The move could be a formality but, if the vote fails, it could further deepen the political crisis in a strategically located country which also enjoys close ties with China and hosts a large Canadian-owned gold mining operation.
President Sooronbai Jeenbekov’s office gave no details of the talks with Dmitry Kozak, deputy head of Russian President Vladimir Putin’s Kremlin administration, but said he had visited Kyrgyzstan on Monday. Sadyr Japarov, a nationalist politician who has been named prime minister by parliament but has not yet been confirmed in office by Jeenbekov, also attended the meeting, it said.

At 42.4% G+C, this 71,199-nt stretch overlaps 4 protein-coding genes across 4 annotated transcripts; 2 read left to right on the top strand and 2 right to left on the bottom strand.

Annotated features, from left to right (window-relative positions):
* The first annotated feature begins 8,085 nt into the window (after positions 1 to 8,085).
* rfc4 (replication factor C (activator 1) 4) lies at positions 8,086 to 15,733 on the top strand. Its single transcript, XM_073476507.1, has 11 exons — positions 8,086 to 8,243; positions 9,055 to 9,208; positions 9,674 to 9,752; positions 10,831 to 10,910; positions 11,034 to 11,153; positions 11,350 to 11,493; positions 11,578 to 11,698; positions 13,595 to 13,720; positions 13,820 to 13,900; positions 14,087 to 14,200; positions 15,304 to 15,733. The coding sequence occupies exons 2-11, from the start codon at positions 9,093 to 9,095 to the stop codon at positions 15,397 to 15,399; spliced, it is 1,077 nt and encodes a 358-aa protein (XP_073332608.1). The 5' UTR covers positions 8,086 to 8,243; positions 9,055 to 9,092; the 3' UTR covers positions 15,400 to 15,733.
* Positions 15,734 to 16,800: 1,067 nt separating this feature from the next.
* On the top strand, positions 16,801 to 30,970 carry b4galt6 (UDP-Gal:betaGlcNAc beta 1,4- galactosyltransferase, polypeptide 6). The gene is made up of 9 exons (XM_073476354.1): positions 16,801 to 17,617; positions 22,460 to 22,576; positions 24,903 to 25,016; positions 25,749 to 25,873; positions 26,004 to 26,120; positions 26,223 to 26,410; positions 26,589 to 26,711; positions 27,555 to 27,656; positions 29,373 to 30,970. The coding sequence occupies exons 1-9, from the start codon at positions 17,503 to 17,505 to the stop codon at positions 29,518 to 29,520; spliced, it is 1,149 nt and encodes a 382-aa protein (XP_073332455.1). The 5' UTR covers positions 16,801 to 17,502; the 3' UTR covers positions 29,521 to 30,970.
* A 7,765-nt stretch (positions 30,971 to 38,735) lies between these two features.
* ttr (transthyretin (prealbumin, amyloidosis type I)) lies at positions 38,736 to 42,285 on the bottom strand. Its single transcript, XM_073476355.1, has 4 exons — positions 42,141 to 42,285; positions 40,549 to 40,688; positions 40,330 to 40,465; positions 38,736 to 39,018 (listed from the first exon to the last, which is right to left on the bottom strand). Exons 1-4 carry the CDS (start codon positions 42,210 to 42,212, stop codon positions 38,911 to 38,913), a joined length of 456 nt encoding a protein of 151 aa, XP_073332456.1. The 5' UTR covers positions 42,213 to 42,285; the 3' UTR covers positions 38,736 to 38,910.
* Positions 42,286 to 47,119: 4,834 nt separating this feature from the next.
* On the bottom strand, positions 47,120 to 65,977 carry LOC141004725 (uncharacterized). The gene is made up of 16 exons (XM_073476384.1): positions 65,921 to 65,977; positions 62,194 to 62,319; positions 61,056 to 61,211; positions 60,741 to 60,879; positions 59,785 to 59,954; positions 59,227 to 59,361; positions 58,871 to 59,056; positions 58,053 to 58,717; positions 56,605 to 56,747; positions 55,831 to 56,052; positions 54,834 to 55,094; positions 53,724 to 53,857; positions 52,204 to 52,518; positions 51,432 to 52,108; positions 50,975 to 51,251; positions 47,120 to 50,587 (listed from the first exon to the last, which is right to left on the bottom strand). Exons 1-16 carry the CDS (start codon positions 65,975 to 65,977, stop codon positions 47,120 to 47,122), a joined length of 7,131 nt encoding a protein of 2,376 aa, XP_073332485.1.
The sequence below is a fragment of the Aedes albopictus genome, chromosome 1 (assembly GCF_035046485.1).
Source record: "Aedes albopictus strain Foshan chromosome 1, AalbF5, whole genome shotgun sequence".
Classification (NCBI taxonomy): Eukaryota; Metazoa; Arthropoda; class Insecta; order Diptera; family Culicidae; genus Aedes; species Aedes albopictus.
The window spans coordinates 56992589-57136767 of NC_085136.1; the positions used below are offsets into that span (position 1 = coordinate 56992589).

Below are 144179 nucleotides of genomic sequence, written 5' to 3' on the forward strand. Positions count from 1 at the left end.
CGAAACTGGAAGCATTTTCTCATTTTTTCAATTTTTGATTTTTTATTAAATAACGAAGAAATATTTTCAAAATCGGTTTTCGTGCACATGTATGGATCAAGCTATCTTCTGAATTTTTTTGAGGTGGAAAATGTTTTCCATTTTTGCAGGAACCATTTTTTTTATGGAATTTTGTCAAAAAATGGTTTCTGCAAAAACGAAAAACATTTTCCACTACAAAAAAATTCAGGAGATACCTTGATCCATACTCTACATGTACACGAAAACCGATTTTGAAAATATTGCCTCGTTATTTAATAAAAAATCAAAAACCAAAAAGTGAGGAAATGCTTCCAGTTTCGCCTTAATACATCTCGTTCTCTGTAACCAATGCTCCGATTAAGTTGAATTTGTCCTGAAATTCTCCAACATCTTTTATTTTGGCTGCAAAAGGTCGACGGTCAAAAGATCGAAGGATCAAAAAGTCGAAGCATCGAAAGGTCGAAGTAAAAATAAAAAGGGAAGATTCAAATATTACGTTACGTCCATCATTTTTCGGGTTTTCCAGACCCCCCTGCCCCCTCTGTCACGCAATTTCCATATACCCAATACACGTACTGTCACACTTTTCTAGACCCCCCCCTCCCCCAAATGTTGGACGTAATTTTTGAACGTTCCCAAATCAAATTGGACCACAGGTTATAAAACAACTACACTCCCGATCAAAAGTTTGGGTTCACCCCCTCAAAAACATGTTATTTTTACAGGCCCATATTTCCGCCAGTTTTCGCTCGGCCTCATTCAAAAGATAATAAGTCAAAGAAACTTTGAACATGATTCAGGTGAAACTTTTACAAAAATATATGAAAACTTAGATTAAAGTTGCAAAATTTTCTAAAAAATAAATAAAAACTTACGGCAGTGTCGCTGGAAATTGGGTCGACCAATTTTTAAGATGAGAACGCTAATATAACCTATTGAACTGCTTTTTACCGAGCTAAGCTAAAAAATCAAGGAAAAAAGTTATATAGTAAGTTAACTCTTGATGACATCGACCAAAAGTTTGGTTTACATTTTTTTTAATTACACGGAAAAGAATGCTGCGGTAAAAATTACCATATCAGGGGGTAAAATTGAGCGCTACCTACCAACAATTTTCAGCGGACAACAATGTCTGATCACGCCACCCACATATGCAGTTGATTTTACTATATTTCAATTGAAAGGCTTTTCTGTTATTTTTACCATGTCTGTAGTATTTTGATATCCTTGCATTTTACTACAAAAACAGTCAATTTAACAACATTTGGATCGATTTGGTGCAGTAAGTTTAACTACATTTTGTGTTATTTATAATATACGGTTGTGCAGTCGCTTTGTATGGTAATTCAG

A popular uprising has overthrown a Kyrgyz government for the third time in less than two decades, confirming the country as a political outlier in Central Asia. But this month’s events put Kyrgyzstan in real danger of sinking into an abyss of confusion and chaos, notes Djoomart Otorbaev, Kyrgyzstan’s Prime Minister in 2014-15.
Many are asking how about 10,000 Kyrgyz citizens managed to accomplish in one night – toppling an unpopular regime – what hundreds of thousands of Belarusians have so far been unable to do in two months, he writes for Project Syndicate. Differences of mentality, customs, and experience seem to be key: unlike Belarusians, the Kyrgyz are far less constrained by the sense that legality outweighs justice. That inclination is of course a double-edged sword. The rebellious Kyrgyz have overthrown another government. But what comes next is far from clear.